Steampunk Fairy Tales: Volume 3 now available!

Read about it »

Review of The Dungeoneers by Jeffery Russell

Jeffery Russell’s debut novel, The Dungeoneers, has a blend of humor that tickles my chuckle glands in a way that only Terry Pratchett’s Discworld series has done before.

 

 

I discovered this author in a critique group. From the moment I read his introduction, I knew this guy had a story worth following.

Durham, a city guard with low aspirations, has little to show for his life. He sees a golden opportunity when the king’s messengers asks him to escort the Dwarven Dungeoneers on an expedition. As they get to know each other, the superstitious dwarves come to view him as a bad luck charm, the opposite of a chosen one—but Durham still entertains delusions of being the hero.

The prose is written in that effortless style that makes fantasy such a joy to read. Even though this is a comedy, it also comes with a fresh dose of unique lore that I assume is a Jeffery Russell original.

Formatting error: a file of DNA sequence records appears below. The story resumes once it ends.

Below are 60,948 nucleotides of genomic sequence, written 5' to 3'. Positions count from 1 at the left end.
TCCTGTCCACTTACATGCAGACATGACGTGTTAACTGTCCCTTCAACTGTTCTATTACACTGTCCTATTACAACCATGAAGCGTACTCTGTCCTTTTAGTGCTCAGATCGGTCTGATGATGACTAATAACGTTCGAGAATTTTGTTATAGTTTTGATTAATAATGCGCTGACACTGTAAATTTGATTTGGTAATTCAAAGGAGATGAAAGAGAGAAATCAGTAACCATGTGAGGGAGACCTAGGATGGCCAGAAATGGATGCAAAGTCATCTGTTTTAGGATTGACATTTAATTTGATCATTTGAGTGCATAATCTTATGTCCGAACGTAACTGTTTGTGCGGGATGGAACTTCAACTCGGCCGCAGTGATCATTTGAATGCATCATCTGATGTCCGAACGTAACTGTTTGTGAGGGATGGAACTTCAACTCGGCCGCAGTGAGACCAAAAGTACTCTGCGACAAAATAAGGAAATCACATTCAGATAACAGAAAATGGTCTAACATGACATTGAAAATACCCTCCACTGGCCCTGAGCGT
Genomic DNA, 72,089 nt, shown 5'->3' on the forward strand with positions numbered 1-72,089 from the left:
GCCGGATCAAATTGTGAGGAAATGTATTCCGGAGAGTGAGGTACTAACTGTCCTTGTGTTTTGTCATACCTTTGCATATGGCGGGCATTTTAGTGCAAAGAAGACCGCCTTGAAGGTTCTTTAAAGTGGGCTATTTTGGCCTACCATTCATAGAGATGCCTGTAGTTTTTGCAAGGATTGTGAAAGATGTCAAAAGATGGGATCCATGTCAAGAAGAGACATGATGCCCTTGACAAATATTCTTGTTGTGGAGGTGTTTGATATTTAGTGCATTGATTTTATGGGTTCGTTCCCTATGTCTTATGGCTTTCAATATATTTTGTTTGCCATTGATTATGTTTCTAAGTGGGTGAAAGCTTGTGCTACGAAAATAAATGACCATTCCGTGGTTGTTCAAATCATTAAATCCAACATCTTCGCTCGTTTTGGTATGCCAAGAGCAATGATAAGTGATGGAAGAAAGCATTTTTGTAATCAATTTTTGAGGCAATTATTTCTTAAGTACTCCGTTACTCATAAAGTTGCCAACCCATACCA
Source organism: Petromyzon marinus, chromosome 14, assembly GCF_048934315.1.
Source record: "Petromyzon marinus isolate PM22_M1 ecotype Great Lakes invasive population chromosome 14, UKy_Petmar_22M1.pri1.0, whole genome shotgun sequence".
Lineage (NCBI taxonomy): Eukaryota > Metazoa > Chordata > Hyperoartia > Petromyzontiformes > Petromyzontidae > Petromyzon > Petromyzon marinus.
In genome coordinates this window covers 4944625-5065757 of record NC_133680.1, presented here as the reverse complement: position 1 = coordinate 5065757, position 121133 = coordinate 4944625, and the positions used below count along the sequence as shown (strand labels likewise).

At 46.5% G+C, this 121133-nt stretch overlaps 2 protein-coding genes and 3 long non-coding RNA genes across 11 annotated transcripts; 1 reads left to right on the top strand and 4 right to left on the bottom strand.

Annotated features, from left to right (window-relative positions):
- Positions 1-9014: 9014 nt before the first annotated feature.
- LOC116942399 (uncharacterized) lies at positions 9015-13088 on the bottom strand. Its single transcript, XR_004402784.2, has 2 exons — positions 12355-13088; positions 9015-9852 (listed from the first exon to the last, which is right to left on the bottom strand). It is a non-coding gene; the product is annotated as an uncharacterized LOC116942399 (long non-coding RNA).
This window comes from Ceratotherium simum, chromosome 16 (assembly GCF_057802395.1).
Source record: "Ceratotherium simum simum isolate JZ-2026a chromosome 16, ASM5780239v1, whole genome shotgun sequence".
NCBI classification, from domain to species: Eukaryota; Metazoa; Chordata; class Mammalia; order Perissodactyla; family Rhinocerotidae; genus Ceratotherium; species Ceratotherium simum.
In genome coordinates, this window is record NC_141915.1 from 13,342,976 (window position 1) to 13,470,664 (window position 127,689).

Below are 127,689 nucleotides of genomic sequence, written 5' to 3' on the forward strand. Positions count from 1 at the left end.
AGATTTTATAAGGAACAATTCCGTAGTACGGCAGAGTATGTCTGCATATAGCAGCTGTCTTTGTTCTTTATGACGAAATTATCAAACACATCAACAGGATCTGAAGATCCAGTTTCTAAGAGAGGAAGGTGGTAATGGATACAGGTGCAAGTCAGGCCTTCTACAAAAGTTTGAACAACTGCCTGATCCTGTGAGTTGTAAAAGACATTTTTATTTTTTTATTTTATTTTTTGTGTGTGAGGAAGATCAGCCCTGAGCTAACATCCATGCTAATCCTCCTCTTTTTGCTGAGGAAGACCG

It doesn’t skimp on fantasy elements, either. Jeffery builds and deconstructs skeletal monstrosities like a child with a bottomless bin of Legos. The tension around the climax absorbed me to the point where I forgot I was reading a comedy.

 

 

Anyone familiar with the fantasy genre should give The Dungeoneers a read.

Get your copy on Amazon
 
Random Articles

Torgos Jack O’Lantern 2: The Rottening
Leslie carved Torgos into a pumpkin for halloween. The past month hasn’t been kind to old Torgos. Read on

 


Charles Babbage’s Analytical Engine
One of the core plots for our current work-in-progress, Bitlather Chronicles: Echo Chamber Heist, revolves around a mechanical computer conceived by Charles Babbage in the nineteenth century. It’s too soon to talk about our plot, but I’ve relied on two videos today to help me write realistic details into our chapter, The Mountain Engine. Read on